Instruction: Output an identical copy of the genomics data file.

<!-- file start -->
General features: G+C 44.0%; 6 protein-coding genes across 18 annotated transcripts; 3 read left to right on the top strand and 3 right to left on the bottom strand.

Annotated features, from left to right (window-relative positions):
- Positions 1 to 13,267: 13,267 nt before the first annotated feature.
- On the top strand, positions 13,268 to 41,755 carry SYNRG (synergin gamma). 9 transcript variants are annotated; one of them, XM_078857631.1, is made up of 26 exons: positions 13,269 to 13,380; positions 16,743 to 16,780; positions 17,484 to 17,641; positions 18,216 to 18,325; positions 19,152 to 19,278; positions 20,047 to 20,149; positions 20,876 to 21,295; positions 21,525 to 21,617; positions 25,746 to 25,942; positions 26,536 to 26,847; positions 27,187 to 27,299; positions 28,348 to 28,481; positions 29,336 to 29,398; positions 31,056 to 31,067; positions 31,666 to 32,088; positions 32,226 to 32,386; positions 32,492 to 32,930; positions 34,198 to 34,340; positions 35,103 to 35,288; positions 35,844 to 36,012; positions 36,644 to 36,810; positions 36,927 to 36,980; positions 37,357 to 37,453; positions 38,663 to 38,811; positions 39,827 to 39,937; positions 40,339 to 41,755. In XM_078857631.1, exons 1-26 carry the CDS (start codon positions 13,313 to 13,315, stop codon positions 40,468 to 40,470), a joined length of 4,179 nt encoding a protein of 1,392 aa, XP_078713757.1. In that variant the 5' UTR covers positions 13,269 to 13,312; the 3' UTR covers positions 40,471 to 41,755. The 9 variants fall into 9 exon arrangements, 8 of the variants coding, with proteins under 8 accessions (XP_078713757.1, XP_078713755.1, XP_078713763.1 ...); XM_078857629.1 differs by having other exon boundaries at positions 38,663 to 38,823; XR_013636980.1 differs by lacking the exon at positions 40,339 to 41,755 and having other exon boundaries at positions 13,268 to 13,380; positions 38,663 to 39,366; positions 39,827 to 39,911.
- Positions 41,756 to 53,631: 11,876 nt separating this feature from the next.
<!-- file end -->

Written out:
General features: G+C 44.0%; 6 protein-coding genes across 18 annotated transcripts; 3 read left to right on the top strand and 3 right to left on the bottom strand.

Annotated features, from left to right (window-relative positions):
- Positions 1 to 13,267: 13,267 nt before the first annotated feature.
- On the top strand, positions 13,268 to 41,755 carry SYNRG (synergin gamma). 9 transcript variants are annotated; one of them, XM_078857631.1, is made up of 26 exons: positions 13,269 to 13,380; positions 16,743 to 16,780; positions 17,484 to 17,641; positions 18,216 to 18,325; positions 19,152 to 19,278; positions 20,047 to 20,149; positions 20,876 to 21,295; positions 21,525 to 21,617; positions 25,746 to 25,942; positions 26,536 to 26,847; positions 27,187 to 27,299; positions 28,348 to 28,481; positions 29,336 to 29,398; positions 31,056 to 31,067; positions 31,666 to 32,088; positions 32,226 to 32,386; positions 32,492 to 32,930; positions 34,198 to 34,340; positions 35,103 to 35,288; positions 35,844 to 36,012; positions 36,644 to 36,810; positions 36,927 to 36,980; positions 37,357 to 37,453; positions 38,663 to 38,811; positions 39,827 to 39,937; positions 40,339 to 41,755. In XM_078857631.1, exons 1-26 carry the CDS (start codon positions 13,313 to 13,315, stop codon positions 40,468 to 40,470), a joined length of 4,179 nt encoding a protein of 1,392 aa, XP_078713757.1. In that variant the 5' UTR covers positions 13,269 to 13,312; the 3' UTR covers positions 40,471 to 41,755. The 9 variants fall into 9 exon arrangements, 8 of the variants coding, with proteins under 8 accessions (XP_078713757.1, XP_078713755.1, XP_078713763.1 ...); XM_078857629.1 differs by having other exon boundaries at positions 38,663 to 38,823; XR_013636980.1 differs by lacking the exon at positions 40,339 to 41,755 and having other exon boundaries at positions 13,268 to 13,380; positions 38,663 to 39,366; positions 39,827 to 39,911.
- Positions 41,756 to 53,631: 11,876 nt separating this feature from the next.